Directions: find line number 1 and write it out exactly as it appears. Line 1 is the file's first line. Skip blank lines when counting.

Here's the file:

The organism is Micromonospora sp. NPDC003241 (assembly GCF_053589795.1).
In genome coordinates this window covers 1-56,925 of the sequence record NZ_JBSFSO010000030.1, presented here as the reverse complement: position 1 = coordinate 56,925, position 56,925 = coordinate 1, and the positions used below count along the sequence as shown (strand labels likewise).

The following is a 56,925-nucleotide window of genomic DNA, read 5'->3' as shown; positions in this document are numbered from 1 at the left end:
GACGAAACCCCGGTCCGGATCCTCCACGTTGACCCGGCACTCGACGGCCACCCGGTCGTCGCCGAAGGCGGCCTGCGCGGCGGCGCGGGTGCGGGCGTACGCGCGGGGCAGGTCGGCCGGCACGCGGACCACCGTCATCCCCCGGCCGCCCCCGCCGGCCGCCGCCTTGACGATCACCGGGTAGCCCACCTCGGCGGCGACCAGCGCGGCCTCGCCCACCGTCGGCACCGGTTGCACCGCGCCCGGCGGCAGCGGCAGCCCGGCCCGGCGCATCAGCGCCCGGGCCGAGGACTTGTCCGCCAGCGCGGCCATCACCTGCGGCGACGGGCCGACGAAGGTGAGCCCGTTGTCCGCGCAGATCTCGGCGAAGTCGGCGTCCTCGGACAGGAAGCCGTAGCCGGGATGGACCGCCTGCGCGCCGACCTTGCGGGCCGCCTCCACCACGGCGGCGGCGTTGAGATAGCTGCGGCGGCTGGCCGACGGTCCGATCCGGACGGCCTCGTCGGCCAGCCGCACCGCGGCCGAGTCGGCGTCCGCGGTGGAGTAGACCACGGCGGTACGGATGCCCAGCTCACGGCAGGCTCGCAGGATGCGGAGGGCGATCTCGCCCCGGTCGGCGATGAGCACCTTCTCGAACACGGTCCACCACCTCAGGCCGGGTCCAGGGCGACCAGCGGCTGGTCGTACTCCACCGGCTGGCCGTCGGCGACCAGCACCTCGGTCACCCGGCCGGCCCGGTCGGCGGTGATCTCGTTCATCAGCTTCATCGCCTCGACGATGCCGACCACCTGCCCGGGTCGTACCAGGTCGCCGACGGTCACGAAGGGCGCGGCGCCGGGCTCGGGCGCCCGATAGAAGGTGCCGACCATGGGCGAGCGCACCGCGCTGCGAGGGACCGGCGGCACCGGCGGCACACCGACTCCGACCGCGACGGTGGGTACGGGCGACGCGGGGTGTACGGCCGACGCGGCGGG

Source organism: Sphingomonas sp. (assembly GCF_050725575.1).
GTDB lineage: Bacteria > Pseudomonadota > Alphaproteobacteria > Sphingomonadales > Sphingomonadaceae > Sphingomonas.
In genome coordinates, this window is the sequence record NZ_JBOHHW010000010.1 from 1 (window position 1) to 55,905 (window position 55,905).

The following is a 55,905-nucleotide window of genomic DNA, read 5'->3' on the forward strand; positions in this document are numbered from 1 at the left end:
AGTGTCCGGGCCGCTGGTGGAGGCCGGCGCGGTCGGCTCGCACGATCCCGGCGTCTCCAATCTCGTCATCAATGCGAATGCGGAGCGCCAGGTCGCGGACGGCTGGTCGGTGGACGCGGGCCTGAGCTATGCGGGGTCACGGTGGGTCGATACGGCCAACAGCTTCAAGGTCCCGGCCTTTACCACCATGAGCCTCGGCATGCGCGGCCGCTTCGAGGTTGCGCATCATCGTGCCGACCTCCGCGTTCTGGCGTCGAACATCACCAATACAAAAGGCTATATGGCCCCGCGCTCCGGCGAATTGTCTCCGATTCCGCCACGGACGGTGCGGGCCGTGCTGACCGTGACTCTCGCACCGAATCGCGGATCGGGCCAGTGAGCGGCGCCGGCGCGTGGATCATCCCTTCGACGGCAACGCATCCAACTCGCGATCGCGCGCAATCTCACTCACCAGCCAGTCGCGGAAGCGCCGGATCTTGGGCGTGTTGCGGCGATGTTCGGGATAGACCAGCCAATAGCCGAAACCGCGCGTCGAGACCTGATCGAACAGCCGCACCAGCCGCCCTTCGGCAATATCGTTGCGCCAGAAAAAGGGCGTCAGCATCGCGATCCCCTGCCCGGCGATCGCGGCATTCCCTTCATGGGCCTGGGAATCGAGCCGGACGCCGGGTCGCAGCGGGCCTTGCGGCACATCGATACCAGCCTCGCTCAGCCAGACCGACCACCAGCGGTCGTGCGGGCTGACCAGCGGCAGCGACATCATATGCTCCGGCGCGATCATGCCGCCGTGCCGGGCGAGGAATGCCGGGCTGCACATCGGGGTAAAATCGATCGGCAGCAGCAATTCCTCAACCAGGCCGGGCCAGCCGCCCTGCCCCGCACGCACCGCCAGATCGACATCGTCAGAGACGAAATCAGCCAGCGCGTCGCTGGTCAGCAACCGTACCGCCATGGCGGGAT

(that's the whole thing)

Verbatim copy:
The organism is Micromonospora sp. NPDC003241 (assembly GCF_053589795.1).